SITAHA iU TO WN
98 per cent. of the population. The most numerous castes are Brah
mans and Rajputs, each numbering about 4,ooo. Agriculture supports
48 per cent. of the total, and general labour 12 per cent.
The rich black soil which prevails produces excellent crops of all
ordinary grains, and also of poppy grown for opium. Of the total area
of 350 square miles, 70, or 20 per cent., are under cultivation, 1o square
miles, or 13 per cent. of this area, being irrigated and 6o `dry'; of the
remainder, 7 square miles are capable of cultivation, the rest being
jungle and irreclaimable waste. Of the cropped area, 61 square miles
produce cereals, 7 poppy, and 2 cotton. Irrigation is confined to poppy
Trade and commerce have expanded considerably since the opening
of the Rajputana-Malwa Railway and the construction of the metalled
road between the Mandasor station on that line and the town of
Sitamau, a distance of 18 miles. A British post and telegraph office
has been opened at Sitamau town.
The State is divided for administrative purposes into three tahsils-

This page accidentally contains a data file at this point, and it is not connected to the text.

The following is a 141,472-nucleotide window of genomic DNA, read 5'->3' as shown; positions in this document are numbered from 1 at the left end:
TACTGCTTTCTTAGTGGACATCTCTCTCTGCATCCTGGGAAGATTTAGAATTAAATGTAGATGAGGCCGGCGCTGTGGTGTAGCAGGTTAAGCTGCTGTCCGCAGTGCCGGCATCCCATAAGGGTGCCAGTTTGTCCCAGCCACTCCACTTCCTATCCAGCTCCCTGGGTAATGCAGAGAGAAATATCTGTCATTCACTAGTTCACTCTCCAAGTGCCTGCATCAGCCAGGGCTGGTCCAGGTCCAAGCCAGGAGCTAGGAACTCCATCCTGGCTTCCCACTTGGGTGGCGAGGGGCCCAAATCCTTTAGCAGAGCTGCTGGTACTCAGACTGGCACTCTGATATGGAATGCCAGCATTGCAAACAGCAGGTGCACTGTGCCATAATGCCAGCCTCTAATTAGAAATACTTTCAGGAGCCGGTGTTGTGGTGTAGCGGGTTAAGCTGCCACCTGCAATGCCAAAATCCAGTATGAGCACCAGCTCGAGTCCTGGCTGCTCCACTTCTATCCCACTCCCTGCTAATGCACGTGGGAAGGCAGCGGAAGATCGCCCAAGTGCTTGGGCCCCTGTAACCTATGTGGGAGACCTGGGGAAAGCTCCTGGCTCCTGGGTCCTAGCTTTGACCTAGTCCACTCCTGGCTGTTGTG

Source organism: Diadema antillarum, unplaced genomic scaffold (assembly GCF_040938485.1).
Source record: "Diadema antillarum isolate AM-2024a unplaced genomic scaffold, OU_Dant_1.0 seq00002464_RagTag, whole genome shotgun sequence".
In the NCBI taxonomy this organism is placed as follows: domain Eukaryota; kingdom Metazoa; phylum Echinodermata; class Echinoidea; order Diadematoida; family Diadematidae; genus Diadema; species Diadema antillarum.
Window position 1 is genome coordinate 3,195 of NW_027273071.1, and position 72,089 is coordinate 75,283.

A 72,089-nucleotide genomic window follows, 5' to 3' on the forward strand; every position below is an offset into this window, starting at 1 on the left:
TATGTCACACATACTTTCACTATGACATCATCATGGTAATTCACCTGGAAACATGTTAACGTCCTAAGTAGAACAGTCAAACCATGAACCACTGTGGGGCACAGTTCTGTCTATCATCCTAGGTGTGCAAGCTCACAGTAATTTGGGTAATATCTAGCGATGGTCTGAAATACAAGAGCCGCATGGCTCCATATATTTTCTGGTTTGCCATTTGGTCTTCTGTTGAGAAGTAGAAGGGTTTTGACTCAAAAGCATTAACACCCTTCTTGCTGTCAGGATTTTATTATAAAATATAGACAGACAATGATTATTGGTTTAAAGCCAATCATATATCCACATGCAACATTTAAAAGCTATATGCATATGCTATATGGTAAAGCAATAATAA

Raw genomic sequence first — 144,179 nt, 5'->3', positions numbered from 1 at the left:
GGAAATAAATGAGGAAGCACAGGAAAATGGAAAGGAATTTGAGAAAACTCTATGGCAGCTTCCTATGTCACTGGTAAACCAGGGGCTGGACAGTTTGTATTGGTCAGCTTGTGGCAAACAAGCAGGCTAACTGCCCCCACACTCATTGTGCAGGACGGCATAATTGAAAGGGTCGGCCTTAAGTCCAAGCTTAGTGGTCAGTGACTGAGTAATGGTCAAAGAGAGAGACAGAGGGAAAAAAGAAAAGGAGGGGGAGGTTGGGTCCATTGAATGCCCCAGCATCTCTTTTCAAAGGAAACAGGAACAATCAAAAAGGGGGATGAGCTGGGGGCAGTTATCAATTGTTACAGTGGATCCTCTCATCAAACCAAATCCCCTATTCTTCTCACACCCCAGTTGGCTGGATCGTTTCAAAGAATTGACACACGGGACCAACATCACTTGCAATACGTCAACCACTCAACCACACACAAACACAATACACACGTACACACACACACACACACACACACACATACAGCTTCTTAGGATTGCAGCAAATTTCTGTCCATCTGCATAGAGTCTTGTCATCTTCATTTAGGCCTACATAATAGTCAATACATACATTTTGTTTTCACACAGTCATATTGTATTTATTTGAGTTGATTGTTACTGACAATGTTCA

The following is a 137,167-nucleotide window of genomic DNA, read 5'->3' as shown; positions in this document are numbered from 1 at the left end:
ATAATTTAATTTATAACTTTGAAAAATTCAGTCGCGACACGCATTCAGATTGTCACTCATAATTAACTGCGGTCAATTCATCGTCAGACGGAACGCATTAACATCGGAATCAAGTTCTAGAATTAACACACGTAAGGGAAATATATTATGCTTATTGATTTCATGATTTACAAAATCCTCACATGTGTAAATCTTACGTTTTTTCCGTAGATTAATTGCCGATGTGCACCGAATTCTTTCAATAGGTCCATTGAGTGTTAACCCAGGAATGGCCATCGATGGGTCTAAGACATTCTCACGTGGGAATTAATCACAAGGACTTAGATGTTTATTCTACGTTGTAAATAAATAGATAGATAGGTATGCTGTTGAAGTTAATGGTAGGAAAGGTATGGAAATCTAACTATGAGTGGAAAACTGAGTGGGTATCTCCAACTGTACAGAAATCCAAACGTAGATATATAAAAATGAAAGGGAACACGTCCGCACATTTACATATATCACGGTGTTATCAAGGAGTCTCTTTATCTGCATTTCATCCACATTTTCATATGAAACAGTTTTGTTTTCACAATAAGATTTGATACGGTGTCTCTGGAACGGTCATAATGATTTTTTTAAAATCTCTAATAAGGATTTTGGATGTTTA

Sitamau, Bhagor, and Titroda--each under a tahsilddr or naib-tahsilddr,
who is collector of revenue and magistrate for his charge.
The Raja has full powers in all revenue, civil judicial, and general
administrative matters. In criminal cases he exercises the powers of
a Sessions Court in British India, but is required to submit all sentences
of death, transportation, or imprisonment for life to the Agent to the
Governor-General for confirmation. The British codes, modified to
suit local needs, have been introduced into the State courts.
The normal revenue is 1-3 lakhs. Of this, Rs.8o,ooo is derived from
land, Rs. 31,000 from tribute paid by feudatory Thakurs, and Rs. 13,000
from customs dues. The principal heads of expenditure are: chief's
establishment, Rs. 23,000; general administration, Rs. 11,ooo ; public
works, Rs. 5,000 ; police, Rs. 8,ooo ; tribute to the Gwalior State,
Rs. 27,ooo. The income of alienated lands amounts to 1•7 lakhs. 'Che
incidence of land revenue demand is Rs. 3 per acre of cultivated land,
and 13 annas per acre of the total area. British rupees have been the
State currency since 1896.
No troops are kept up by the State. A police force was organized
in 1896, and a jail has been opened. Sitamau town contains one
school, with about 200 pupils, and a dispensary.
Sitamau Town.-Capital of the State of the same name in Central
India, situated in 24° 1' N. and 75° 21' E., on a small eminence
1,700 feet above sea-level. Sitamau is 132 miles distant by road from
Indore. It is connected with the Mandasor station of the Rajputana-
Malwa Railway by a metalled road 18 miles in length, and is 486 miles
from Bombay. Population (1901), 5,877. The town is surrounded by
a wall with seven gates, and its foundation is ascribed to a Mina chief,